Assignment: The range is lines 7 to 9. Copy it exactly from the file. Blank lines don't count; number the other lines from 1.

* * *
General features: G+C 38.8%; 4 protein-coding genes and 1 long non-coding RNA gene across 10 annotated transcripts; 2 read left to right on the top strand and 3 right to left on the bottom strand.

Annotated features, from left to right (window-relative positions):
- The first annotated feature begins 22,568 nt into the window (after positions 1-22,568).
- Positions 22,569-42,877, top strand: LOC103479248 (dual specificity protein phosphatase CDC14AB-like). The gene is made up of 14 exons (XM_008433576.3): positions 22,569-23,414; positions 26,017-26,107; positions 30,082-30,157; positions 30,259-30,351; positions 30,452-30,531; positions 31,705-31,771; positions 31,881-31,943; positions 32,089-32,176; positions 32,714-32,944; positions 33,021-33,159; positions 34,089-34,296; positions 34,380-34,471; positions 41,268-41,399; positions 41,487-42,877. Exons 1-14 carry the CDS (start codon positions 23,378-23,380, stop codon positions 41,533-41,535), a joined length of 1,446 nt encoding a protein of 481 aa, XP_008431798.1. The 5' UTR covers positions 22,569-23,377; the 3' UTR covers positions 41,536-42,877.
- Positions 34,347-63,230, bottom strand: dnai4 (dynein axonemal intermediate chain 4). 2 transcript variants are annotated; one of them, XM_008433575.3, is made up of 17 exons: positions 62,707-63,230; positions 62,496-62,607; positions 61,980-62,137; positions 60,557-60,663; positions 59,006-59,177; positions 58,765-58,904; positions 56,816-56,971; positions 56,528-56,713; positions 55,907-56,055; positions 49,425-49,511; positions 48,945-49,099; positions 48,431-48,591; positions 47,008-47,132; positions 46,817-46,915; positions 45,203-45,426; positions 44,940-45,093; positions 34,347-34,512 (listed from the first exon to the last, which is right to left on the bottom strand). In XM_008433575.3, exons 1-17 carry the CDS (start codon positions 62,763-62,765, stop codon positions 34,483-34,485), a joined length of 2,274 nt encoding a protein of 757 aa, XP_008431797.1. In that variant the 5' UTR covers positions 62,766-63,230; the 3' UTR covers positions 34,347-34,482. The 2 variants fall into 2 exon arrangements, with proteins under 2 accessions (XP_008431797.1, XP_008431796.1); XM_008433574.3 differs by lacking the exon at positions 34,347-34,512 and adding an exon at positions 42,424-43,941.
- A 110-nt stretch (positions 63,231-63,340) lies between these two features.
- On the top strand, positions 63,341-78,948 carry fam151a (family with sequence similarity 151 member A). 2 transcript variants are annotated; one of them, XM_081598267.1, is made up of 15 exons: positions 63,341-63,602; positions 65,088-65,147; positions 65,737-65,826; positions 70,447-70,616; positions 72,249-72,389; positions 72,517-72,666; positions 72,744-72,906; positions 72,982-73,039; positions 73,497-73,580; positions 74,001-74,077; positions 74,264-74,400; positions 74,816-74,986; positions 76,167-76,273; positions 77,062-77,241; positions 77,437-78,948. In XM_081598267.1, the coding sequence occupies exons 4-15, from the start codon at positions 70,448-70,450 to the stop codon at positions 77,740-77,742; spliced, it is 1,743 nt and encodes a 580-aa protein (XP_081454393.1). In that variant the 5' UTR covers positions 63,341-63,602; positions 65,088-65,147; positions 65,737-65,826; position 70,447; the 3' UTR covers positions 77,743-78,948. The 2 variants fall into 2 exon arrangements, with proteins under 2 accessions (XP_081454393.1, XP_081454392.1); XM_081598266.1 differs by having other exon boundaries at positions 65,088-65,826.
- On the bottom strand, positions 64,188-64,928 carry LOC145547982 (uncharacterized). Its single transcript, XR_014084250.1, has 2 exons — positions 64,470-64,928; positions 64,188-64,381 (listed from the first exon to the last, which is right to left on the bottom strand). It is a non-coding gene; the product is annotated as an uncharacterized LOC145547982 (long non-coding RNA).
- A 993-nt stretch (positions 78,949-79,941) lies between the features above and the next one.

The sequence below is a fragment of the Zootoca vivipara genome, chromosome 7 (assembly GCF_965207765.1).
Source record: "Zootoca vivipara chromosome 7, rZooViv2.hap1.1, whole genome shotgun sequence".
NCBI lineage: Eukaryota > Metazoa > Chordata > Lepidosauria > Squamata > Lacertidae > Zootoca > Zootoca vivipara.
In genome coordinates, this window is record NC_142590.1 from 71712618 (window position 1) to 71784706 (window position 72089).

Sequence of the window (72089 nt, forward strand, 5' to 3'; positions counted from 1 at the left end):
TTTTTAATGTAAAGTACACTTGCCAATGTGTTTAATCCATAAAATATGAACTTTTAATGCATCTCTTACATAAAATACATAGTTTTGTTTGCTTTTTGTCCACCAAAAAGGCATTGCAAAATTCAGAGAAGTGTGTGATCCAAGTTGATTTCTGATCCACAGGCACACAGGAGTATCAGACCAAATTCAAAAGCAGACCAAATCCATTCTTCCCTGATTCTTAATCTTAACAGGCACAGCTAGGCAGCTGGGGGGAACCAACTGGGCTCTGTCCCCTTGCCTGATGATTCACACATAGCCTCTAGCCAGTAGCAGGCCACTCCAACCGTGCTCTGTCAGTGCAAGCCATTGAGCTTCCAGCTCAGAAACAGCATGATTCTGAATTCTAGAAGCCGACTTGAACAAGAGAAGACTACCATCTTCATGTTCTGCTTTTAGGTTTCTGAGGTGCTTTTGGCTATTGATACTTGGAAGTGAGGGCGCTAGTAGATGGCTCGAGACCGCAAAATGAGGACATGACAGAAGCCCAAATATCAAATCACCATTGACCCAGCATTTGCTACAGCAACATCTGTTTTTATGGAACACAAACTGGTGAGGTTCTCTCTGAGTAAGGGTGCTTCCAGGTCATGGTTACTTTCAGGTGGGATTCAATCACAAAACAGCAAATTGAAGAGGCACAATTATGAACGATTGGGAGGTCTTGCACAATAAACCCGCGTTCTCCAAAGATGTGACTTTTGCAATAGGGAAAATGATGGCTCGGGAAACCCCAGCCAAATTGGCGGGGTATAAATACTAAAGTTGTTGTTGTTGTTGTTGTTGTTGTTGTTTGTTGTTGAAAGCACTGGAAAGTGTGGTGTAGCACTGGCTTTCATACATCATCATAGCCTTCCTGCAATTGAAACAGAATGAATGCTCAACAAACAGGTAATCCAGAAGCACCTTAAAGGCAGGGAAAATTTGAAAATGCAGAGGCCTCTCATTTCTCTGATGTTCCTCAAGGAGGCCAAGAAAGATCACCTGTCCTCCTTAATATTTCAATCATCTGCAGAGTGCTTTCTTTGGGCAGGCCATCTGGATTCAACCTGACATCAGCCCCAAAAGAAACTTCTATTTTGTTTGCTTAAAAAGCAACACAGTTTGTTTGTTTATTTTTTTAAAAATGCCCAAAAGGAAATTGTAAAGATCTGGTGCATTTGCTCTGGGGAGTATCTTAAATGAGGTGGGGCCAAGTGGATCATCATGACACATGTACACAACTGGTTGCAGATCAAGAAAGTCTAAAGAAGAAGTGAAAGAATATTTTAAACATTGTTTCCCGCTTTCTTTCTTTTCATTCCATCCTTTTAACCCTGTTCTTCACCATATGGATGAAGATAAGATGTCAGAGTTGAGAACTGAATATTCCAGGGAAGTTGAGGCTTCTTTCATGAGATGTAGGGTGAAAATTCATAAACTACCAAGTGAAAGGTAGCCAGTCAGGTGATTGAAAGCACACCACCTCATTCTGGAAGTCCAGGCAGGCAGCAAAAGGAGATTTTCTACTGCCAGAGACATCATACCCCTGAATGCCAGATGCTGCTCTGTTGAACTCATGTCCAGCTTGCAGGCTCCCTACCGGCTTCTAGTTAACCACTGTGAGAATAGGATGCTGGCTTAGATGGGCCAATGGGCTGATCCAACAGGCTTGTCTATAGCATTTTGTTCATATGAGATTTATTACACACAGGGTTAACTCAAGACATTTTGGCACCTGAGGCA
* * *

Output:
- On the top strand, positions 63,341-78,948 carry fam151a (family with sequence similarity 151 member A). 2 transcript variants are annotated; one of them, XM_081598267.1, is made up of 15 exons: positions 63,341-63,602; positions 65,088-65,147; positions 65,737-65,826; positions 70,447-70,616; positions 72,249-72,389; positions 72,517-72,666; positions 72,744-72,906; positions 72,982-73,039; positions 73,497-73,580; positions 74,001-74,077; positions 74,264-74,400; positions 74,816-74,986; positions 76,167-76,273; positions 77,062-77,241; positions 77,437-78,948. In XM_081598267.1, the coding sequence occupies exons 4-15, from the start codon at positions 70,448-70,450 to the stop codon at positions 77,740-77,742; spliced, it is 1,743 nt and encodes a 580-aa protein (XP_081454393.1). In that variant the 5' UTR covers positions 63,341-63,602; positions 65,088-65,147; positions 65,737-65,826; position 70,447; the 3' UTR covers positions 77,743-78,948. The 2 variants fall into 2 exon arrangements, with proteins under 2 accessions (XP_081454393.1, XP_081454392.1); XM_081598266.1 differs by having other exon boundaries at positions 65,088-65,826.
- On the bottom strand, positions 64,188-64,928 carry LOC145547982 (uncharacterized). Its single transcript, XR_014084250.1, has 2 exons — positions 64,470-64,928; positions 64,188-64,381 (listed from the first exon to the last, which is right to left on the bottom strand). It is a non-coding gene; the product is annotated as an uncharacterized LOC145547982 (long non-coding RNA).
- A 993-nt stretch (positions 78,949-79,941) lies between the features above and the next one.